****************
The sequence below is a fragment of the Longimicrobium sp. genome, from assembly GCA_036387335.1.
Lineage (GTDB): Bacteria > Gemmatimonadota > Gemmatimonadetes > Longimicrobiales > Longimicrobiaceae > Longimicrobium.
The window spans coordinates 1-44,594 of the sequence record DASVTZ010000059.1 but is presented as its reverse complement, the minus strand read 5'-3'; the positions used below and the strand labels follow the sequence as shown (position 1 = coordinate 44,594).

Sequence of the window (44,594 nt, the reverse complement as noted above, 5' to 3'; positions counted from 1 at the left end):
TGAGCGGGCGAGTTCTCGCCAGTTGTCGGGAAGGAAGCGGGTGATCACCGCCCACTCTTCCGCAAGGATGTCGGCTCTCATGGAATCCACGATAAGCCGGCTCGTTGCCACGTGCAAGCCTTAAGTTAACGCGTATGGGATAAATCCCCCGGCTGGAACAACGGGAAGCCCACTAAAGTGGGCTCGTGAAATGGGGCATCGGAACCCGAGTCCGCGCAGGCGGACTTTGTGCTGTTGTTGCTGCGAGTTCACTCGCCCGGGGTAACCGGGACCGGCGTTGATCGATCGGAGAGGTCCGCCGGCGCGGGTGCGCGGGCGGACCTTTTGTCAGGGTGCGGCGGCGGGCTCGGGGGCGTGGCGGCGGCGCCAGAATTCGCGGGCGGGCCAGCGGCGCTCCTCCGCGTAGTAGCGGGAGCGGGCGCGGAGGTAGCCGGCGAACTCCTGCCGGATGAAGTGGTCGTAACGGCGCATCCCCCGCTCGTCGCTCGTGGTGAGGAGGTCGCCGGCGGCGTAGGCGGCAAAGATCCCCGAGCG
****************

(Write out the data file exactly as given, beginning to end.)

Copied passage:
The sequence below is a fragment of the Longimicrobium sp. genome, from assembly GCA_036387335.1.
Lineage (GTDB): Bacteria > Gemmatimonadota > Gemmatimonadetes > Longimicrobiales > Longimicrobiaceae > Longimicrobium.
The window spans coordinates 1-44,594 of the sequence record DASVTZ010000059.1 but is presented as its reverse complement, the minus strand read 5'-3'; the positions used below and the strand labels follow the sequence as shown (position 1 = coordinate 44,594).

Sequence of the window (44,594 nt, the reverse complement as noted above, 5' to 3'; positions counted from 1 at the left end):
TGAGCGGGCGAGTTCTCGCCAGTTGTCGGGAAGGAAGCGGGTGATCACCGCCCACTCTTCCGCAAGGATGTCGGCTCTCATGGAATCCACGATAAGCCGGCTCGTTGCCACGTGCAAGCCTTAAGTTAACGCGTATGGGATAAATCCCCCGGCTGGAACAACGGGAAGCCCACTAAAGTGGGCTCGTGAAATGGGGCATCGGAACCCGAGTCCGCGCAGGCGGACTTTGTGCTGTTGTTGCTGCGAGTTCACTCGCCCGGGGTAACCGGGACCGGCGTTGATCGATCGGAGAGGTCCGCCGGCGCGGGTGCGCGGGCGGACCTTTTGTCAGGGTGCGGCGGCGGGCTCGGGGGCGTGGCGGCGGCGCCAGAATTCGCGGGCGGGCCAGCGGCGCTCCTCCGCGTAGTAGCGGGAGCGGGCGCGGAGGTAGCCGGCGAACTCCTGCCGGATGAAGTGGTCGTAACGGCGCATCCCCCGCTCGTCGCTCGTGGTGAGGAGGTCGCCGGCGGCGTAGGCGGCAAAGATCCCCGAGCG